SQL Clone
SQLServerCentral is supported by Redgate
Log in  ::  Register  ::  Not logged in

Plan for Failure

Notice I didn't title this "Plan to Fail." We should never plan to fail. That's sabotage. And that ain't right, as we say in the South.

However, when we do our planning, it is an unrealistic expectation for everything to work every time, especially when it comes to IT. Our systems are getting more and more complex with each passing year and there are more and more points where a failure can occur. So it is realistic to plan for failure. After all, that's what recovery, and especially disaster recovery, is all about. Take, for example, the bridge in the picture (Photo: NOAA). This is the Ben Sawyer Bridge and this is what it looked like after Hurricane Hugo got a hold of it. Needless to say, in this state, it wasn't usable for car traffic. This blocked off the only accessible means to Sullivan's Island for normal land transportation.

When we architect systems and processes, we don't want to be in the same sort of situation. We want to make sure that if there is a failure, our systems will handle such gracefully. The only way they can is if we plan for failures to occur. And as we plan, we should consider the advice of those who have gone before us. For instance, the 8 Fallacies of Distributed Computing.

Fallacy #1 is an important one: the network is reliable. What that's basically saying is it is a fallacy to assume that every time you plan on using the network, it is up. I have seen cases where someone was working on a server in a rack and the network cabling for a different server is affected. Sometimes this isn't obvious at all. For instance, the cable looks like it's still plugged in to the back of the server, but things are just loose enough where good contact isn't being made. So now we have a physical fault and the network, at least as far as that one server is concerned, is not available. Or it could be the case like a few years ago where there were some issues with some of the Broadcom NIC drivers and we were affected. In our case, the loss of network connectivity couldn't be predicted. Everything worked okay and then, *blip* the NIC was off-line. What made matters worse was as far as the OS was concerned, everything looked fine. Now the fix was a simple one: log on locally and disable and re-enable the NIC or simply reboot the box. However, that did mean someone had to log on locally. Unfortunately, that KVM wasn't network enabled at the time.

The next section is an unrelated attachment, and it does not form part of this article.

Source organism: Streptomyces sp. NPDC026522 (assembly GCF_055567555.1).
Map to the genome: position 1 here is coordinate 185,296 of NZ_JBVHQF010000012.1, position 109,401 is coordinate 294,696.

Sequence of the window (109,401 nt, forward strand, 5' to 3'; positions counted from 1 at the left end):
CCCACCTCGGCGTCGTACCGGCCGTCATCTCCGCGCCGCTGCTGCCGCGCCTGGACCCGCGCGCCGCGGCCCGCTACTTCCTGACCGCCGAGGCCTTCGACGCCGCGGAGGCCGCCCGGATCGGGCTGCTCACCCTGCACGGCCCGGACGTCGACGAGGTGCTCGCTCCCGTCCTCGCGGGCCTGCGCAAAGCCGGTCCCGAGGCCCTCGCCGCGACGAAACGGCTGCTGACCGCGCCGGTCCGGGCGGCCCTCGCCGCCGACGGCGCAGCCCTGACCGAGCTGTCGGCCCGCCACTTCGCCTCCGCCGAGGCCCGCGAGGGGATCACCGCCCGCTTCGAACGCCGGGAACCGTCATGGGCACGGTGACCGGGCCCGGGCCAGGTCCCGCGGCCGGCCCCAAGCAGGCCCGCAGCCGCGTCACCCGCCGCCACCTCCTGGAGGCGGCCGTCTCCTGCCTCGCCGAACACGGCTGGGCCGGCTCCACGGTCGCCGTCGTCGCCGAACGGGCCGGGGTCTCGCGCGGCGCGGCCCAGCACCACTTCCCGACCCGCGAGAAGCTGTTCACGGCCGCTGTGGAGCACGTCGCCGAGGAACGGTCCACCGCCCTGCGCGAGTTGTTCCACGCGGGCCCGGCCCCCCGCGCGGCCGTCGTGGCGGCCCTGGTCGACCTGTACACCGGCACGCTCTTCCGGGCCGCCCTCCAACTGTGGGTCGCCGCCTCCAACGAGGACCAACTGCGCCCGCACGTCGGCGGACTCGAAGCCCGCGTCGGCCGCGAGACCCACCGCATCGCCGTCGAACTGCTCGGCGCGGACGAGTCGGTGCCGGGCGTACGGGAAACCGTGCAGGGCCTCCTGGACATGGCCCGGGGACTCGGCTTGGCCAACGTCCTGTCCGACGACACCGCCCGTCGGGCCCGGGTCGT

So planning for failure is a proper part of the architecture design. Another would be to look to minimize the chances of failure. For instance, looking at fallacy #1, if I can get to a point to where a network failure doesn't affect me or I can minimize the damage done, all the better. This may simply be a case of copying the flat file extract from the mainframe to the system holding SQL Server where the SSIS package is going to run. Sure, a network failure during the copy could prevent me from starting the data import, but that's a lot better than a network failure occuring during the data import because I'm importing said file across the network. The first case is easy to deal with. I restore the network connectivity, get the file copied over, and start the ETL process. In the second case, I've got to restore the network connectivity, but I also quite likely have to do some data clean-up, depending on how far along I was when the failure occurred.

So plan for failure. And look to minimize the impact of failure. Two general steps to include in architecture design.


K. Brian Kelley - Databases, Infrastructure, and Security

IT Security, MySQL, Perl, SQL Server, and Windows technologies.


No comments.

Leave a Comment

Please register or log in to leave a comment.